SAFE Act education

Mortgage and Lending with Elite Home Loans, Inc

Just spent the past 2 days completing the 20 hours of education required by the SAFE Mortgage Licensing Act.

For those unfamiliar with the SAFE Act, here is a nutshell version. Part of the Housing and Recovery Act (HERA), the Secure and Fair Enforcement (SAFE) for Mortgage Licensing Act was passed in July of 2008. Again this is the nutshell version (I encourage you to click on the link above to see HUD's summary which is much more detailed): the purpose of the Act was to create national standards for mortgage licensing which includes mandatory education and testing requirements for loan originators.

The SAFE act also created a national database called the National Mortgage Licensing System (NMLS) that is good in a number of ways, but primarily for centralizing the data so it's easily accessible by consumers, prospective employers, regulators, etc.

In my opinion, like much of the regulations we've seen arise over the past couple of years, the idea here is to protect consumers, get rid of the bad apples in the mortgage business, and create more knowledgeable loan originators.

By and large, this is a good thing. I've been complaining for years that there were no education requirements for loan originators here in Tennessee. When I got into this business in 2003 they didn't even require licensing for all loan originators, we were allowed to operate under the managing partner's license. That changed back in 2006 for all of us except for those working under a federal depository institutions charter (FDIC). They're still allowed to originate under their employer's charter without obtaining individual licensing. These individuals are required now to register with the NMLS, but aren't required to complete the education or testing as these are only requirements for obtaining individual licensing.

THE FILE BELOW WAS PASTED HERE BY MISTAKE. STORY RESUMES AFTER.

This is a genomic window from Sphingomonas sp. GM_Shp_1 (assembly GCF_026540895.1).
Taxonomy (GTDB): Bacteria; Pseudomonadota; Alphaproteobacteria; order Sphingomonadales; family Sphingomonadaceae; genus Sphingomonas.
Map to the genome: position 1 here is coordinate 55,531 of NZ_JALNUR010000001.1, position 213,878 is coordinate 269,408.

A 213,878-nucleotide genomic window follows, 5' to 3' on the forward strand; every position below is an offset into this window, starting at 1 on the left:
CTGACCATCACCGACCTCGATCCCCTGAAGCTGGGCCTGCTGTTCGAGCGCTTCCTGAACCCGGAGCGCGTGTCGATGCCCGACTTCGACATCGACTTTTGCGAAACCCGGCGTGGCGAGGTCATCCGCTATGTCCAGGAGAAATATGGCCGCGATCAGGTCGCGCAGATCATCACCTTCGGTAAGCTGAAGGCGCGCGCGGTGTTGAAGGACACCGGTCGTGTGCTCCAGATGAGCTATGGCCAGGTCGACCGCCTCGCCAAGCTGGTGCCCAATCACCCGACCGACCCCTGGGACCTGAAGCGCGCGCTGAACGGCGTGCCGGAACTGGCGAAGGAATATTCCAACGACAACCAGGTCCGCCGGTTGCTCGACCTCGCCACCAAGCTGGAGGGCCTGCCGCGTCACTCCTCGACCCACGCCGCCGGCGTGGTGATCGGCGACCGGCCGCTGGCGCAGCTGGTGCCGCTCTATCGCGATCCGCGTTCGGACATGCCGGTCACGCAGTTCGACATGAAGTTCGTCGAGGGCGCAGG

But I digress... getting back to my original topic, I just spent the past 2 days sitting in a small classroom completing my initial 20 hour education portion of the requirement in 2 10 hour sessions. Here's what we reviewed in all that time:

  1. All Federal and State (Tennessee) legislation which apply to the mortgage business (old and new)
  2. A brief overview of the mortgage business, primary and secondary markets, and recent developments that have impacted our business.
  3. The Mortgage Lending Process
  4. Conventional Financing
  5. Government -Sponsored loan programs
  6. Non-Traditional mortgage products (which now seems to apply to everything other than the 30 year fixed rate loans)
  7. Understanding Appraisals (& HVCC)
  8. Ethics in the Mortgage Lending profession.

With all of the changes we've seen over the past two years, I've had to build reading into my daily schedule, just to stay on top of all of these things (I realize that probably puts me in a minority). I'll be honest, 20 hours going over material I was largely familiar with was tedious, but I would have benefited greatly from a class like this when I first got into the industry. Overall, I believe that education and testing with mandatory minimum score requirements for all loan originators is good for our business.

Tennessee won't release the state test until next week (2/22), but I'm planning to take the national test at my earliest opportunity, so wish me luck. 75% is the minimum passing score. I'll let you know how it goes.

OVERDUE UPDATE: I've taken the National exam and scored an 88%. There were 100 multiple choice questions. Honestly, a handful of them left me scratching my head wondering what they were asking. I suppose that's "standard" for standardized testing. Next week the state exam.


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